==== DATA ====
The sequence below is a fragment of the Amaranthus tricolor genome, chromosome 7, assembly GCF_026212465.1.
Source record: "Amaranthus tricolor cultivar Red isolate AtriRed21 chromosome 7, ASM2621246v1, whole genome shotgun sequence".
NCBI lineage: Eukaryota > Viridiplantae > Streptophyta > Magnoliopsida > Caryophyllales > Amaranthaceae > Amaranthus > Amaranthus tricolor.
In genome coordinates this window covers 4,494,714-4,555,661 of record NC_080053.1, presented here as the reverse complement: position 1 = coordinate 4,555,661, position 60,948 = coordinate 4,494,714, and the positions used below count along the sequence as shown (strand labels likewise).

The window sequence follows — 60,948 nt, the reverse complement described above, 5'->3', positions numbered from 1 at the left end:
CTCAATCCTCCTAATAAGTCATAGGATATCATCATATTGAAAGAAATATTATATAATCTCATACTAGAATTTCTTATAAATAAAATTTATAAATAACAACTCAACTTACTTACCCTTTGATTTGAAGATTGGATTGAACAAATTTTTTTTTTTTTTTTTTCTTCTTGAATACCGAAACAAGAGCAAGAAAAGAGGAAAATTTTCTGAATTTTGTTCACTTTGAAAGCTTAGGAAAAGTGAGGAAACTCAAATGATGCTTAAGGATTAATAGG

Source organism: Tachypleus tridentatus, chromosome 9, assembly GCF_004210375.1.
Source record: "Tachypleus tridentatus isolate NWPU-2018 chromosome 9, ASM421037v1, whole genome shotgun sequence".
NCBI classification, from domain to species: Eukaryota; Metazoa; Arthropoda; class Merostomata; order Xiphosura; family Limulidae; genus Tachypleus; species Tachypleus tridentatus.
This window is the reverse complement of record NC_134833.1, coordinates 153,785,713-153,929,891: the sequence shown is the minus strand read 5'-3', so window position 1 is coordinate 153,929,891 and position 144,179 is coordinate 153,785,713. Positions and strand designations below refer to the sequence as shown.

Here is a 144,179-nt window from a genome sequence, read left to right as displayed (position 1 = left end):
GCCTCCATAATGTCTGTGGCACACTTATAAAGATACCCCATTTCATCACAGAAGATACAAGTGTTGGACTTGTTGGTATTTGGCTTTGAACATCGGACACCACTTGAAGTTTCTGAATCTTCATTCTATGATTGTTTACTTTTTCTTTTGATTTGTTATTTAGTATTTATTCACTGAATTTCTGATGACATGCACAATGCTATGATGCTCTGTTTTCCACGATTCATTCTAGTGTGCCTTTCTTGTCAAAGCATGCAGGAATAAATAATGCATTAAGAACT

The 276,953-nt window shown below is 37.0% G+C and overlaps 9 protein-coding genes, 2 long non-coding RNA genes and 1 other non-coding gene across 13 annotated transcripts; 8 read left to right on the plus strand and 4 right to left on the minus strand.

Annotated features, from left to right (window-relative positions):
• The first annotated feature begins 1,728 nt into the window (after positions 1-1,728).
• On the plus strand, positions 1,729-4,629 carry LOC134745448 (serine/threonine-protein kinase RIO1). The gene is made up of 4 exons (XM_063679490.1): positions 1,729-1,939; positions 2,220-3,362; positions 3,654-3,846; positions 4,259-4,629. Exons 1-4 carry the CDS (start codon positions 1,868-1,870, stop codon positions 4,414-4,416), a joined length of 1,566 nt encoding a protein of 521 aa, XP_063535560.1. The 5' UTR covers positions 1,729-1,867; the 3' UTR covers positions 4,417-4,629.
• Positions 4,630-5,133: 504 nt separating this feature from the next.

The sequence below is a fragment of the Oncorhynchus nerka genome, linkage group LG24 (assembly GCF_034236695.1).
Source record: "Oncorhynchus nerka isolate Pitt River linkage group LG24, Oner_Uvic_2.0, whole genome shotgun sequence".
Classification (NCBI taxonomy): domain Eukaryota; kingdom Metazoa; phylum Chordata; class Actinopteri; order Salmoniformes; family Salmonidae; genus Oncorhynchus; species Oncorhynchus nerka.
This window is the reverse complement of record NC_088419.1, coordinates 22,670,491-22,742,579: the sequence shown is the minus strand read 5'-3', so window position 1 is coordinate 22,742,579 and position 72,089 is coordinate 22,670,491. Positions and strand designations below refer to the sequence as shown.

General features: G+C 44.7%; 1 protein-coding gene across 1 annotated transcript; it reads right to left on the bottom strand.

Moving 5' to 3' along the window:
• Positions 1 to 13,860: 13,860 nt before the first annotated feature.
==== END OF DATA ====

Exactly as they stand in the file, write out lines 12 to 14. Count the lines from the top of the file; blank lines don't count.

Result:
GCCTCCATAATGTCTGTGGCACACTTATAAAGATACCCCATTTCATCACAGAAGATACAAGTGTTGGACTTGTTGGTATTTGGCTTTGAACATCGGACACCACTTGAAGTTTCTGAATCTTCATTCTATGATTGTTTACTTTTTCTTTTGATTTGTTATTTAGTATTTATTCACTGAATTTCTGATGACATGCACAATGCTATGATGCTCTGTTTTCCACGATTCATTCTAGTGTGCCTTTCTTGTCAAAGCATGCAGGAATAAATAATGCATTAAGAACT

The 276,953-nt window shown below is 37.0% G+C and overlaps 9 protein-coding genes, 2 long non-coding RNA genes and 1 other non-coding gene across 13 annotated transcripts; 8 read left to right on the plus strand and 4 right to left on the minus strand.

Annotated features, from left to right (window-relative positions):